I am glad that this time I can share with you more good news. In two different locations in Kalmunai we built thirty housing units. On the 26th and 27th of February as we dedicated the premises 30 homeless families got a private space where they can call home until the permanent housing for them will be built.
What we call a “temporary home” is actually a 12+12 room and five feet long space where the family can cook and keep their belongings. Each room has electricity and cement floors. Toilets are built outside the building for communal use and the water tanks or wells are prepared for drinking water and daily use. You can view these photos from the above link.
For the thirty units we built two big buildings. One with twenty units and the other with ten. The building with ten units were built for the medical staff of Kalmunai hospital. Many staff members lost everything and have become homeless. We need to think of the medical staff who provide one of the most essential services.
More than ten weeks has passed now since the tsunami disaster. Still there are hundreds of families living in schools or homes of their families and friends. Every one of them have lost their homes and everything they own and many of their family members. Those who live in schools have to live in big halls with a pile of their belonging in a corner somewhere. They sleep in mats and there is no privacy.
Many of them are becoming more and more impatient and angry of the conditions of the refugee camps. The government in Ampara District, that is south east of Sri Lanka has no plans to build permanent homes yet. Can you believe!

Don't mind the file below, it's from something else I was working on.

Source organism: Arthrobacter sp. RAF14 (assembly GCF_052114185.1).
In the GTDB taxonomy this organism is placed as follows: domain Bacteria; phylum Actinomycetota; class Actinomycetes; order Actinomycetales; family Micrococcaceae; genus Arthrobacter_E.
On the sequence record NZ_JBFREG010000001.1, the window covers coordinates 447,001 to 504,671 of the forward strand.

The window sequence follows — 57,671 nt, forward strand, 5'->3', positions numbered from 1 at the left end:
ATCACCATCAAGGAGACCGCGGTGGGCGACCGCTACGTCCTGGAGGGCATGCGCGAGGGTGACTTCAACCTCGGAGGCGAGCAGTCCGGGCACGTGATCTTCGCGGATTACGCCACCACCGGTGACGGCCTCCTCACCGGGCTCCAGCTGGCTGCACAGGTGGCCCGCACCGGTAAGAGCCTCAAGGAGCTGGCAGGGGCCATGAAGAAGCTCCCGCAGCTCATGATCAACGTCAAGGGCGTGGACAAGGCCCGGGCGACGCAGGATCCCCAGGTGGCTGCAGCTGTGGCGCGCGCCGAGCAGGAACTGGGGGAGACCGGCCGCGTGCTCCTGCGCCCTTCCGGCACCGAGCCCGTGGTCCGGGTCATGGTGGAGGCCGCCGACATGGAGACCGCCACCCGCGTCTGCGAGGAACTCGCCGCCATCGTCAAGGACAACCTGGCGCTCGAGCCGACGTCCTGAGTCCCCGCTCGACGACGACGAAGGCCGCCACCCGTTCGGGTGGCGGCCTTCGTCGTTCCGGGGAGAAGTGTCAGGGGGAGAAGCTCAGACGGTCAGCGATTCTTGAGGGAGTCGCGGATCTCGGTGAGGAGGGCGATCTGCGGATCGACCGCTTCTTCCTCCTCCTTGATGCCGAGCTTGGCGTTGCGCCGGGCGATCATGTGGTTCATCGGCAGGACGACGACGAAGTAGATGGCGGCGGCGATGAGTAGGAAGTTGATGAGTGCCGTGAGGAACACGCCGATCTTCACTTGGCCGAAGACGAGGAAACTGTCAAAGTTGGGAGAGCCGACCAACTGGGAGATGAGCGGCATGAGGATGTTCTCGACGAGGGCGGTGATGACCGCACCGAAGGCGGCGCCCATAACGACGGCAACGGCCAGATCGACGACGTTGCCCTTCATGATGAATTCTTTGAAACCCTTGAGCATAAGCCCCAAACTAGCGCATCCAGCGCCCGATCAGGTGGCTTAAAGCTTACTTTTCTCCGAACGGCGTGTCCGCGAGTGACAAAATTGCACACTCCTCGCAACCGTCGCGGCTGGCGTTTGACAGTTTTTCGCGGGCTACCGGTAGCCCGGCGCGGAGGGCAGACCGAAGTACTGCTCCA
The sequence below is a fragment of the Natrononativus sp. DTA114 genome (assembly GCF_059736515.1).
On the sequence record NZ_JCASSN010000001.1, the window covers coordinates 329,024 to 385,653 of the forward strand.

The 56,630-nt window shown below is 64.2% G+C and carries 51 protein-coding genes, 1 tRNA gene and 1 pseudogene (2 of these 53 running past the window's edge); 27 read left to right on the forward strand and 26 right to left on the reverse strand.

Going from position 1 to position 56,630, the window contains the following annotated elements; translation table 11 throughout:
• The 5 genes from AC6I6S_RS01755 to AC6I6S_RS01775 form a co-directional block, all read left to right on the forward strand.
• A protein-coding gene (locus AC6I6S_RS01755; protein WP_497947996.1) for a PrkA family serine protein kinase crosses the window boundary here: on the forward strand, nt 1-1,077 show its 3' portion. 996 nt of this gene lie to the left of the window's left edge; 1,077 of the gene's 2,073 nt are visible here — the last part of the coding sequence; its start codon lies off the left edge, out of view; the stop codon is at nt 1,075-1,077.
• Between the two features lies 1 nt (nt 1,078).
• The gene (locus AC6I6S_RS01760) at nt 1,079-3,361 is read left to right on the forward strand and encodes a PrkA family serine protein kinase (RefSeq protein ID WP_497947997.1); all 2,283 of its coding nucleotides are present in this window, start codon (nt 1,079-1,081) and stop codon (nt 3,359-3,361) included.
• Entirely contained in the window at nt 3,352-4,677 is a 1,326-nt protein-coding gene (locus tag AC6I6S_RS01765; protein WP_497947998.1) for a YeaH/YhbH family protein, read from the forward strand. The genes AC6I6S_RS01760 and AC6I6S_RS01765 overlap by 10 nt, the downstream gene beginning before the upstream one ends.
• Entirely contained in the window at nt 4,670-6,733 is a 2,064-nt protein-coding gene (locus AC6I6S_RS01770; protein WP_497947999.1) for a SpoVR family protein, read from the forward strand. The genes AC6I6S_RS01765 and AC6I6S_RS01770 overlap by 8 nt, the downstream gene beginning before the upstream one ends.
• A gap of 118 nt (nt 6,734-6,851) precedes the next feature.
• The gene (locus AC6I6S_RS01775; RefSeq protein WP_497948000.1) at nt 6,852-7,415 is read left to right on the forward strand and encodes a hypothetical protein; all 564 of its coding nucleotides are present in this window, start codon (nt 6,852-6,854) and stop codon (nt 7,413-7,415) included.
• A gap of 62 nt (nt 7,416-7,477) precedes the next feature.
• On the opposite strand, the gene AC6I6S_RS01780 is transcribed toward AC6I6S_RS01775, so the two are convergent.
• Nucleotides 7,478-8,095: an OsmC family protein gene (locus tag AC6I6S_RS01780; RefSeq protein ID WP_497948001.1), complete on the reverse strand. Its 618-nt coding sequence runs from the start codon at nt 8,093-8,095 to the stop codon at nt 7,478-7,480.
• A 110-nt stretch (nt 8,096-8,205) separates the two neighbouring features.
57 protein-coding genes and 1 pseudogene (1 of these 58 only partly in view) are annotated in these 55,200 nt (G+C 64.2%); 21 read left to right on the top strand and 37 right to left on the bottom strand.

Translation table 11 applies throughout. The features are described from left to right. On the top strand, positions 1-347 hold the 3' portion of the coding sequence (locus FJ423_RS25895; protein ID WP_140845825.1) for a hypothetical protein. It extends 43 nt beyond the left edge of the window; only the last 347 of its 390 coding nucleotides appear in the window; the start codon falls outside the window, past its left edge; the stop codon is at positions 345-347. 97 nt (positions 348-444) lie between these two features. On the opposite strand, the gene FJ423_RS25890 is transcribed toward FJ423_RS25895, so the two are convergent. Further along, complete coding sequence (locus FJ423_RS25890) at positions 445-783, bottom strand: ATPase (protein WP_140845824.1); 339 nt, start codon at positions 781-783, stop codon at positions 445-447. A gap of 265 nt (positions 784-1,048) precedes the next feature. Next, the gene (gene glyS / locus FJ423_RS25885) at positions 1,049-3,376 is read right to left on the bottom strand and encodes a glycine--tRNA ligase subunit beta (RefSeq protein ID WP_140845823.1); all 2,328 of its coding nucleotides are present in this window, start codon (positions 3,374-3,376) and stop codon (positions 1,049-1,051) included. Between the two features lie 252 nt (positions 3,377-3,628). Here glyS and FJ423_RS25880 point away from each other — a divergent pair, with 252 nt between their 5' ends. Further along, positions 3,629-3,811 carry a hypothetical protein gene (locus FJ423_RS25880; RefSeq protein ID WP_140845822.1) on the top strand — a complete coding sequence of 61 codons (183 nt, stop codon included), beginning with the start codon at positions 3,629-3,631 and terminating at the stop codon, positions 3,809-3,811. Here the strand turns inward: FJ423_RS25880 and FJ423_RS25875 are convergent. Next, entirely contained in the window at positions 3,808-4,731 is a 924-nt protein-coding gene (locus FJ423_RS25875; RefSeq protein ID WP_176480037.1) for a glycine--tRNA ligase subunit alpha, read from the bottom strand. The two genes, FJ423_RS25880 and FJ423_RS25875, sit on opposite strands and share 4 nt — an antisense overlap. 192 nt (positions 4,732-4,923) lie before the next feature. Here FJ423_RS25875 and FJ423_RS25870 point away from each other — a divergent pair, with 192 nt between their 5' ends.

Thousands of families are still living in a limbo. That is why our temporary housing is a luxury for some and they are so happy and grateful to receive them.
I got a chance to speak with some of the recipients of the rooms. For example, Mrs. Paramasiva is a thirty year old Tamil woman. She received unit #10 in our triple gem camp number one. She has lost her mother, sister and seven year old son Didlakshan. I knew her quite well because almost every time I visited the refugee camp I saw her sitting in a corner weeping and crying. Because of the language barrier I was able to have only brief conversations with the help of an interpreter.
The day after she received the room I visited the camp and spent some time with them. Paramasivam invited us to her room she showed us the photos of the family members who died. The photos were hanging on the wall of her mother,sister and son. She had put flower garlands around each picture. She started crying again.
Her seven-year-old son was at the Sunday school at the time of tsunami. When the Sunday school got crushed by the tsunami waves, forty five children died including her son. Later she saw all three bodies and they were buried in a mass grave. She saved her older son who lives with her now.
The tears in her eyes and the sadness in her face told me one more story of the struggle of the tsunami victims and how they try to come into terms with their shattered lives. Very often I noticed how my happiness of helping them gets pinched by the experience of the pain they hold in their hearts. I have bad dreams at times because of this dilemma.
We are currently building forty more housing units which will be dedicated on the 13th of March. We will keep you informed. Thank you again for all your support and kindness. I do all this wonderful things because of your kindness, caring and support.